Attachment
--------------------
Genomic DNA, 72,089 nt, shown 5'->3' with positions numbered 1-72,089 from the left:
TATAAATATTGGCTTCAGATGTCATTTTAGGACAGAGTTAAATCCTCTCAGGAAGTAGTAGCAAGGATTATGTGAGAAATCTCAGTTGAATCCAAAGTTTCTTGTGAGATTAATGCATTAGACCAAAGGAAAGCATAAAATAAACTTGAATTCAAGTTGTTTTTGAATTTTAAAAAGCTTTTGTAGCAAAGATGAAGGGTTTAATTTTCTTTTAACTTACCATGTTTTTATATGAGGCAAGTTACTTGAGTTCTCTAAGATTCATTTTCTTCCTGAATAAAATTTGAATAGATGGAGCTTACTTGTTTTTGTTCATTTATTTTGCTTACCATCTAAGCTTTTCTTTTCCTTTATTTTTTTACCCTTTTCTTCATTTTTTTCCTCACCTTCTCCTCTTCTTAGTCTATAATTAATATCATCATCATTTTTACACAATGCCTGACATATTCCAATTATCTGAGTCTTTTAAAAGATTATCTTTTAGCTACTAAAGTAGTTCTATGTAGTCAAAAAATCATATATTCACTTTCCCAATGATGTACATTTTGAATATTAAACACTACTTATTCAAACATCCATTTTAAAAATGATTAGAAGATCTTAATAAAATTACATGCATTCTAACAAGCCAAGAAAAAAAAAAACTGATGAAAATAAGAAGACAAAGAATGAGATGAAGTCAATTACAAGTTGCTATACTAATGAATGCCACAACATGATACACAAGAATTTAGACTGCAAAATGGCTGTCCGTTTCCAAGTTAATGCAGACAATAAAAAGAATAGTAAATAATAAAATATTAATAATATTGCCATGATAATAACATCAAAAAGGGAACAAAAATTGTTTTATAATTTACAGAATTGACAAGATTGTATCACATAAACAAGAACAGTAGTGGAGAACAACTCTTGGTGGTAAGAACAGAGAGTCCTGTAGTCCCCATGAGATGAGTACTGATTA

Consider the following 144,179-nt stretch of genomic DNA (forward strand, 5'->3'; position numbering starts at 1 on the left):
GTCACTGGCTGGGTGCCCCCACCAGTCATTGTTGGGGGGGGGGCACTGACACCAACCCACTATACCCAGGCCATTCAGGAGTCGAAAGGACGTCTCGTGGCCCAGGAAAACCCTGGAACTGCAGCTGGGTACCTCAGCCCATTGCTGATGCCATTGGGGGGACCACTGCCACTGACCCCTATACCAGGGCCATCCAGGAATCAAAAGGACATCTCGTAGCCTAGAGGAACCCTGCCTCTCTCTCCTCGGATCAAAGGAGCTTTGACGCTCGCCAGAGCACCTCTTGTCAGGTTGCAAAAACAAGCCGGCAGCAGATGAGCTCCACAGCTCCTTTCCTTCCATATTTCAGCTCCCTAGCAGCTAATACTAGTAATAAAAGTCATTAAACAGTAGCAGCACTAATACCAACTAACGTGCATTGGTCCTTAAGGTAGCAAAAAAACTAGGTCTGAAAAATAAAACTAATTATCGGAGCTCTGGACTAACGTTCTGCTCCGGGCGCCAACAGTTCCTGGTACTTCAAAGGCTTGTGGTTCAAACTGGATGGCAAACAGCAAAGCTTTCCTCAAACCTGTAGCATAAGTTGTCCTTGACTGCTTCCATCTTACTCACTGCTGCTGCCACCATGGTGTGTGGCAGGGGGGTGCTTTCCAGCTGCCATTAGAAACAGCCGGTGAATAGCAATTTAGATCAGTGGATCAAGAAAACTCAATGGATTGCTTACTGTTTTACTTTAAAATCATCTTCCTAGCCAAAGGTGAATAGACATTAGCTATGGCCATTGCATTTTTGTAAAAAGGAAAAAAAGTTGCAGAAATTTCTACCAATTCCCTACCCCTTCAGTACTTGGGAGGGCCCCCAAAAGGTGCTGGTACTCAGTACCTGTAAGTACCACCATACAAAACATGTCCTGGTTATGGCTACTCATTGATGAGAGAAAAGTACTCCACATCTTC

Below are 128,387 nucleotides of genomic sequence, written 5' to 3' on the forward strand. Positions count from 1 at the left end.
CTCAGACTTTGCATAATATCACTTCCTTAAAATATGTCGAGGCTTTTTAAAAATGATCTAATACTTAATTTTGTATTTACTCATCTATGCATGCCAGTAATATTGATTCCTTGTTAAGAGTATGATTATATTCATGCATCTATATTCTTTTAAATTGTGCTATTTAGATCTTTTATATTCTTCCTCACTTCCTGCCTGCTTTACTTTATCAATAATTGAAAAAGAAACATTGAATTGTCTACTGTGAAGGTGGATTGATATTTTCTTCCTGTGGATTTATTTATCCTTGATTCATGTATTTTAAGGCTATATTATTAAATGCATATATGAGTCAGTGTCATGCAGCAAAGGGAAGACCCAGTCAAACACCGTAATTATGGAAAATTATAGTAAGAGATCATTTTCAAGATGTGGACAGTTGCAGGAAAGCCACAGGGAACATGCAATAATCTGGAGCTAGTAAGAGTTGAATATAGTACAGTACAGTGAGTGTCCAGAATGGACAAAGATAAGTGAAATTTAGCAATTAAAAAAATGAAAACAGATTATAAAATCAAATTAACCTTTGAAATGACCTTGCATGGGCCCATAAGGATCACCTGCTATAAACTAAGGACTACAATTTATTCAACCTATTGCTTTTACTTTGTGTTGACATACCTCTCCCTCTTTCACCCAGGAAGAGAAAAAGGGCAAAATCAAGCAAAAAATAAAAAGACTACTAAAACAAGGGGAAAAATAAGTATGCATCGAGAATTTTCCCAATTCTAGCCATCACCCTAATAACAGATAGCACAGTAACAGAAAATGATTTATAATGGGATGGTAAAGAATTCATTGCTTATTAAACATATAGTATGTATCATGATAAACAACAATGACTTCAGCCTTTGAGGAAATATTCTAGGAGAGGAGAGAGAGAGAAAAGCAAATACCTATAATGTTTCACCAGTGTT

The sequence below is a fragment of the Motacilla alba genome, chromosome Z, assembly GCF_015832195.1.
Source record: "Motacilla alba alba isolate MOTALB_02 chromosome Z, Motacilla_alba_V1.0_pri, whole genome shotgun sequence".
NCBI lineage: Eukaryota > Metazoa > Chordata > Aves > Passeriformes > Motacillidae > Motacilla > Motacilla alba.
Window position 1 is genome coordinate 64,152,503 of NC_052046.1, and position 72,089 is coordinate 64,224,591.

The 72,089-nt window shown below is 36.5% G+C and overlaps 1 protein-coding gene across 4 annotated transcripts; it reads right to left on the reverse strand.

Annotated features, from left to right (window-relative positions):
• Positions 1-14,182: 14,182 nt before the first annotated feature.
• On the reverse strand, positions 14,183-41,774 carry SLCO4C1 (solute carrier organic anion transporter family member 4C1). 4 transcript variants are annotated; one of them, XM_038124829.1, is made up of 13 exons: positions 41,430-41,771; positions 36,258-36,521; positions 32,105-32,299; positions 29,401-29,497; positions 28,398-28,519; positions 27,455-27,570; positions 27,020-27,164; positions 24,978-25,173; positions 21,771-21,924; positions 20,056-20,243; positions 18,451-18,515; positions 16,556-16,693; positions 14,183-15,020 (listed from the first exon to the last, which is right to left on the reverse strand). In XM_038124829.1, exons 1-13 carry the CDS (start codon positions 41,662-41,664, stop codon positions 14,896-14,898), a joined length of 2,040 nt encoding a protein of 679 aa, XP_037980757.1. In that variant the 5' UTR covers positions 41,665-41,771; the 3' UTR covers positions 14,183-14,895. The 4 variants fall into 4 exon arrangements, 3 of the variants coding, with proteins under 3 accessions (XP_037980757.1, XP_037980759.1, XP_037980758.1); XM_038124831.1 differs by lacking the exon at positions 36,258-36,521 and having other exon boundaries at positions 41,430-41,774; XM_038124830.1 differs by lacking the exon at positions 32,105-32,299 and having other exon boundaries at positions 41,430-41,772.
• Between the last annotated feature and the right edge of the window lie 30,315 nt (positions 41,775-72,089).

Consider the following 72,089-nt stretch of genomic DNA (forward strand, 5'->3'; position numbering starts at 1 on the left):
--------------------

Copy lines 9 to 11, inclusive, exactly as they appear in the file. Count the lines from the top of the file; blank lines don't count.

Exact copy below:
NCBI lineage: Eukaryota > Metazoa > Chordata > Aves > Passeriformes > Motacillidae > Motacilla > Motacilla alba.
Window position 1 is genome coordinate 64,152,503 of NC_052046.1, and position 72,089 is coordinate 64,224,591.

The 72,089-nt window shown below is 36.5% G+C and overlaps 1 protein-coding gene across 4 annotated transcripts; it reads right to left on the reverse strand.